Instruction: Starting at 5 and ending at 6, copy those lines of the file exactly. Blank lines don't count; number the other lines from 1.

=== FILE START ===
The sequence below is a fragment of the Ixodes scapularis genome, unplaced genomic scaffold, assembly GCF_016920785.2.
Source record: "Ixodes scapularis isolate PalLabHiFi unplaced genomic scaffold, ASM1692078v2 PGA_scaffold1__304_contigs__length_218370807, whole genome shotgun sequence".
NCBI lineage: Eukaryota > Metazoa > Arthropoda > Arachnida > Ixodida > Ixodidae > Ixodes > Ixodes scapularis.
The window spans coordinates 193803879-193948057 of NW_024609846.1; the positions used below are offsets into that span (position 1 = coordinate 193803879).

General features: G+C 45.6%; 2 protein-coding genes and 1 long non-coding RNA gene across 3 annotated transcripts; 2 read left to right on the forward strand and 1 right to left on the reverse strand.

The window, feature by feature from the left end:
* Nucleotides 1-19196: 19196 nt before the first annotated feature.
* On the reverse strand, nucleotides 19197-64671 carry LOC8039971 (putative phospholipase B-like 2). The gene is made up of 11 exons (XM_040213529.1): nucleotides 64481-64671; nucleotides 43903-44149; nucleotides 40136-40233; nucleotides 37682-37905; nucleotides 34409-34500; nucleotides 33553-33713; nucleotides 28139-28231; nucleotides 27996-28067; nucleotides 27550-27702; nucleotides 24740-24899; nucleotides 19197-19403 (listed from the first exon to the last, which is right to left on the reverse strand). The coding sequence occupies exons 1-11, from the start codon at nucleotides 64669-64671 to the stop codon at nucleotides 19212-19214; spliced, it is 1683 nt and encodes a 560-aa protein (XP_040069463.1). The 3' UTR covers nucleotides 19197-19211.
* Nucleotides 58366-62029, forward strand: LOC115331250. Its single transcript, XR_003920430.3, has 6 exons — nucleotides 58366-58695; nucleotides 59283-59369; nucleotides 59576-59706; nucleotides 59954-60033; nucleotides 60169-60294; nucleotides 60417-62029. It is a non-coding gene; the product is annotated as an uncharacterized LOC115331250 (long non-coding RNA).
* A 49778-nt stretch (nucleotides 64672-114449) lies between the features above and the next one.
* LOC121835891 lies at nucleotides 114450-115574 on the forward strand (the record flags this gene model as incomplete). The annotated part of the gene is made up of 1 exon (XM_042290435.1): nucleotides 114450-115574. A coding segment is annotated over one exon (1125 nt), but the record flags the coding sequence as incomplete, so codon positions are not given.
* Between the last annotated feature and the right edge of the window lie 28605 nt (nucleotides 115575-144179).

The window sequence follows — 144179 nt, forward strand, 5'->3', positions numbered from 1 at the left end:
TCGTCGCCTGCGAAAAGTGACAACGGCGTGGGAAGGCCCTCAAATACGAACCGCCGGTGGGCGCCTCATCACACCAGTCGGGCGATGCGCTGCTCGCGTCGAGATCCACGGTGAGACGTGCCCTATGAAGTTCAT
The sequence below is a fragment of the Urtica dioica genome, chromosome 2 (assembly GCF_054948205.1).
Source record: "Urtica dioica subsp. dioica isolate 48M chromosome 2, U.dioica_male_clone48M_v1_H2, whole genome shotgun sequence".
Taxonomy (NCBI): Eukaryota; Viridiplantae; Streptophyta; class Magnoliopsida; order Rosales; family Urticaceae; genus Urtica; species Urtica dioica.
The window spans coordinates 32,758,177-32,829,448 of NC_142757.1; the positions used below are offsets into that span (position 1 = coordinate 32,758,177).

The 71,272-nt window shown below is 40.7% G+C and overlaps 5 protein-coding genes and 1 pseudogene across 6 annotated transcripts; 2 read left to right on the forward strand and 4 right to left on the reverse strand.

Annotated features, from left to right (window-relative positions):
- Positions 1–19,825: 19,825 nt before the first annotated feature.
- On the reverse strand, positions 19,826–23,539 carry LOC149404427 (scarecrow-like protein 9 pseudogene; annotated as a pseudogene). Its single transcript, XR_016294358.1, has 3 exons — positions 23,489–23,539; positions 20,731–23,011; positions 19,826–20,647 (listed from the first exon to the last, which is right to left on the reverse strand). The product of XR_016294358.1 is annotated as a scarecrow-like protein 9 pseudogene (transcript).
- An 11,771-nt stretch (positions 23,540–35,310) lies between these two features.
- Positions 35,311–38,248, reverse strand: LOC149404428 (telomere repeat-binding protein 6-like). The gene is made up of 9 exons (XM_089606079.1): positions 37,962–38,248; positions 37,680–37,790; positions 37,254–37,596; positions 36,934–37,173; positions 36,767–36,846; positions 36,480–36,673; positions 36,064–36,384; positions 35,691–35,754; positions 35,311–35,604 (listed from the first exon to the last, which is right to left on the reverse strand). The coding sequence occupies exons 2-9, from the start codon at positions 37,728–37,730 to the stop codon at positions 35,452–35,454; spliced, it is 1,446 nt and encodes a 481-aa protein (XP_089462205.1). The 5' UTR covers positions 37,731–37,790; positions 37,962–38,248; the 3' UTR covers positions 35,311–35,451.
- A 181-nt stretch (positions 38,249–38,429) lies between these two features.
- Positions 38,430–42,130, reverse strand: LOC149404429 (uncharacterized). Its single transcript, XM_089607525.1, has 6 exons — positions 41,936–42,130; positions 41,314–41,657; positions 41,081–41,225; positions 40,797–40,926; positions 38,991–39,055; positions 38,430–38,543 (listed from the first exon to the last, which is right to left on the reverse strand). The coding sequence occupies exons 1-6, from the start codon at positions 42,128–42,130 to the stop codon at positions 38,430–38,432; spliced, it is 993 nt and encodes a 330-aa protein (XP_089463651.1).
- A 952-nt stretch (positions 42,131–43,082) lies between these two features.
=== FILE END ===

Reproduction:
General features: G+C 45.6%; 2 protein-coding genes and 1 long non-coding RNA gene across 3 annotated transcripts; 2 read left to right on the forward strand and 1 right to left on the reverse strand.

The window, feature by feature from the left end: